This is a guest post by Ty Kiisel.
If you’ve never heard of just-in-time, don’t worry—it’s not too late. The just-in-time manufacturing model was introduced by Toyota in the 1960s and has become a popular way for manufacturers to manage their inventory, raw materials and the other supplies they use in the manufacturing process. Of course, manufacturers aren’t the only small businesses that can benefit from this approach.
Large companies like Motorola, Hewlett-Packard and others use the same basic concept but refer to their programs by different names. Nevertheless, small manufacturers and other small businesses can reap the benefits of the just-in-time approach to control inventory costs and maximize the value of the inventory they have on the floor.
In a nutshell, a manufacturer contracts with a supplier to maintain inventory levels of raw materials and other supplies needed for the manufacturing process so the manufacturer doesn’t need to. This helps lower production costs by reducing the cost of the inventory they carry, and helps increase efficiency throughout the manufacturing process, allowing the manufacturer to potentially lower costs to their customers. The same basic concept can also be applied to anyone who needs to stock inventory or otherwise has a supply chain.
Because this model is primarily a manufacturing model, we’ll use the manufacturing process as an example. Finding success with a just-in-time approach depends upon three important components:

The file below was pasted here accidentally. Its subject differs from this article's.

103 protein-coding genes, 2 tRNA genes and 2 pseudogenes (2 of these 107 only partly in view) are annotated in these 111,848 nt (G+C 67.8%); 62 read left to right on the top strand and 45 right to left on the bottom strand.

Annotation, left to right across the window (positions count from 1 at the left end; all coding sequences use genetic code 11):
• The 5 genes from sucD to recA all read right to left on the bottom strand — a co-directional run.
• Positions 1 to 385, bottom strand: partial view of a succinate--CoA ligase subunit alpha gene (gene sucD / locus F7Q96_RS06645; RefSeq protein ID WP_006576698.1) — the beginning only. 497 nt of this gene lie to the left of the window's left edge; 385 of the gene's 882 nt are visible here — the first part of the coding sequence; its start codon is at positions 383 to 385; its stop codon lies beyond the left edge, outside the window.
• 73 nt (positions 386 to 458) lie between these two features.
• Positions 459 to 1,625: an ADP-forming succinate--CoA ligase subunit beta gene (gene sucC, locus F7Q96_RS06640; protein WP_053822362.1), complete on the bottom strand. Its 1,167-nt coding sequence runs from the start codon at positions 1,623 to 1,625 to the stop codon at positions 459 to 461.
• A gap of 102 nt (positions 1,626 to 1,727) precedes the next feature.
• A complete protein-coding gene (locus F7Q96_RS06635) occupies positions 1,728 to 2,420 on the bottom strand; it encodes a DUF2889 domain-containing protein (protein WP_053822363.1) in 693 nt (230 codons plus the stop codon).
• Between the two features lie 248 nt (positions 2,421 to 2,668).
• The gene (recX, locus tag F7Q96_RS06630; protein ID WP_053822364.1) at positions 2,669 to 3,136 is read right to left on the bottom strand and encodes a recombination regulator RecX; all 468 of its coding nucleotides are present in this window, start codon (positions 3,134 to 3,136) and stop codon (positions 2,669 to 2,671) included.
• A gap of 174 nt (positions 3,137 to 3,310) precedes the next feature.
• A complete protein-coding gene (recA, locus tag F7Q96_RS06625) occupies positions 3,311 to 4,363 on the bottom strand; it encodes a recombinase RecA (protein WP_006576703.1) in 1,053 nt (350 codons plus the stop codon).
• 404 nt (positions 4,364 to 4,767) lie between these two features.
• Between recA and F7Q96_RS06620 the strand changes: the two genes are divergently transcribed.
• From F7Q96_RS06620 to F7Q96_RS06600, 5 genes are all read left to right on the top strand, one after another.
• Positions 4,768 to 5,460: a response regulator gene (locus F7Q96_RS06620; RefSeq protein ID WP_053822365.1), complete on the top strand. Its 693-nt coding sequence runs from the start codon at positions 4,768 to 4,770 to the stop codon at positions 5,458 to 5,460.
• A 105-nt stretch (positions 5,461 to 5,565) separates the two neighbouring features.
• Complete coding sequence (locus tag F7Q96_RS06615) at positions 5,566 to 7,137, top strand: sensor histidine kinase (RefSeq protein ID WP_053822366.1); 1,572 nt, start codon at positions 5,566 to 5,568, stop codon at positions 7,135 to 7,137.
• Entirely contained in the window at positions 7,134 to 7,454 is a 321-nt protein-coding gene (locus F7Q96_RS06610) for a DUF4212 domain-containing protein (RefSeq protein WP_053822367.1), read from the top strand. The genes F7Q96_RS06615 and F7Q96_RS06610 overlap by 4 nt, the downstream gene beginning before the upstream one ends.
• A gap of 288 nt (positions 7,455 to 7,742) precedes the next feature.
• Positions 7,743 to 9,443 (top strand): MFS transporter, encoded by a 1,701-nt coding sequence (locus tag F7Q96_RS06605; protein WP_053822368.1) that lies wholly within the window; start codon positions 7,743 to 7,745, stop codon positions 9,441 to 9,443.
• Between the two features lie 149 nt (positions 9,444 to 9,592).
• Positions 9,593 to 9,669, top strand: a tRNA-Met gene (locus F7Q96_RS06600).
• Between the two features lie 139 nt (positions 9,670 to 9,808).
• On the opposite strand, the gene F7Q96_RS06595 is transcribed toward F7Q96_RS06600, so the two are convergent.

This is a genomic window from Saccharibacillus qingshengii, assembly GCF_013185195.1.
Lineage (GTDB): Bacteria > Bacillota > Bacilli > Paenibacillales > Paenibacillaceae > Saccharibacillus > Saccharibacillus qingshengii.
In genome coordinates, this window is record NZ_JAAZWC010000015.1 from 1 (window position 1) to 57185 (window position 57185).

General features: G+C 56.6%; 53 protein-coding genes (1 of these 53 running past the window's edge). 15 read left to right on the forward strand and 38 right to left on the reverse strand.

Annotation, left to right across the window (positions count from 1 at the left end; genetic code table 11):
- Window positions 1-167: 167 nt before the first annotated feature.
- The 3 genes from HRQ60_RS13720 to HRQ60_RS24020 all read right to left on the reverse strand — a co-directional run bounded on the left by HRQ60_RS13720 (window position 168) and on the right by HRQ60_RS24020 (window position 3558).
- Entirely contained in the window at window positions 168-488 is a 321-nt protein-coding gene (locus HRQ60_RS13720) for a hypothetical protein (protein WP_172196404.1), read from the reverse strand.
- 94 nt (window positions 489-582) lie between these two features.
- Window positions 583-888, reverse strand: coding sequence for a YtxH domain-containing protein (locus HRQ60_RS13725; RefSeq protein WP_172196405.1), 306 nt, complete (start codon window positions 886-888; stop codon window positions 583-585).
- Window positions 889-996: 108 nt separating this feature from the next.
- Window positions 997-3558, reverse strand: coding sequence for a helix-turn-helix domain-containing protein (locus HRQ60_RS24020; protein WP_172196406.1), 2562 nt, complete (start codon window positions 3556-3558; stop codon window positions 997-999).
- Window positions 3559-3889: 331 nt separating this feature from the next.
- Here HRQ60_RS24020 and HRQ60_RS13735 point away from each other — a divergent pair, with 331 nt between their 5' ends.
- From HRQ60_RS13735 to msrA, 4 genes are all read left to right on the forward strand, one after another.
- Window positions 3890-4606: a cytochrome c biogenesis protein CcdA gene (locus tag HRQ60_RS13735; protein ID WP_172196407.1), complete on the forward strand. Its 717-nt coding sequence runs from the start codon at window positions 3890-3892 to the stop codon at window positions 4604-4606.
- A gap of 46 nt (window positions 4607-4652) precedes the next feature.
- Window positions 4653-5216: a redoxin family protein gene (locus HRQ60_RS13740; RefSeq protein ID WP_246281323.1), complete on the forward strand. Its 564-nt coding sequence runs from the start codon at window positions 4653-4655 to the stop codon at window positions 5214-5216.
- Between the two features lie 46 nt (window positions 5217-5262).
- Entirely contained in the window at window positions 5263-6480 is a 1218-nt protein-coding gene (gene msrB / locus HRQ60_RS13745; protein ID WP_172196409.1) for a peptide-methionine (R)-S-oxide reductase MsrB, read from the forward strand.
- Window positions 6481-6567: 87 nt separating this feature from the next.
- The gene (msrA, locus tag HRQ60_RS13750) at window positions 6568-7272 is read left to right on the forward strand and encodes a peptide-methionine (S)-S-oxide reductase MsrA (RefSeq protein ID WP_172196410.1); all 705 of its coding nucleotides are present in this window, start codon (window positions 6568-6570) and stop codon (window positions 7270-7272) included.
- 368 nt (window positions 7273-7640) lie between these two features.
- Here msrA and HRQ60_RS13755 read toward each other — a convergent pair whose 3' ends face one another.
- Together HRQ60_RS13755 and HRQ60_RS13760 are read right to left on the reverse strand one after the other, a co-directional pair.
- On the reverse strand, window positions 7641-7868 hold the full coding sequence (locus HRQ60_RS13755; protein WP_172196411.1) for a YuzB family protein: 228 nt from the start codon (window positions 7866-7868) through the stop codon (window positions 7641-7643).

1. A disciplined manufacturing process.
In order to successfully incorporate a just-in-time methodology, you’ll need to ensure you have complete control of all your production processes. The entire assembly line needs to be in sync and you can’t afford errors in production. Tight inventory control is crucial because if the part isn’t there, the assembly line stops—making downtime expensive both in terms of production and manpower.
This means repeatable processes must be in place to ensure that your employees keep track of what’s being used and what’s needed, so that there’s enough inventory to meet your manufacturing goals.
2. A good supplier relationship.
Lowering your warehouse costs by reducing inventory requires an excellent relationship with your suppliers. These suppliers will assume the costs of maintaining inventory while ensuring that the supply chain of inventory is readily available and deliverable to you when you need it.
Creating an excellent relationship with your supplier requires some forethought. As such, there are some things you should consider when negotiating with suppliers. For example, instead of thinking of how to achieve the lowest price on purchasing inventory today, the just-in-time methodology requires you to think longer-term. By creating contracts with suppliers to guarantee inventory delivery over the long term (think in terms of yearly—or longer—contracts) a small manufacturer can ensure they have readily available inventory when they need it at the lowest price possible. This is not only good for your business, but a potential win for your suppliers who enjoy the benefit of guaranteed business over the course of a 12-month or longer period.
The just-in-time approach also has the potential to reduce waste by eliminating parts or raw materials that become obsolete or otherwise unneeded within your manufacturing process.
3. The right technology.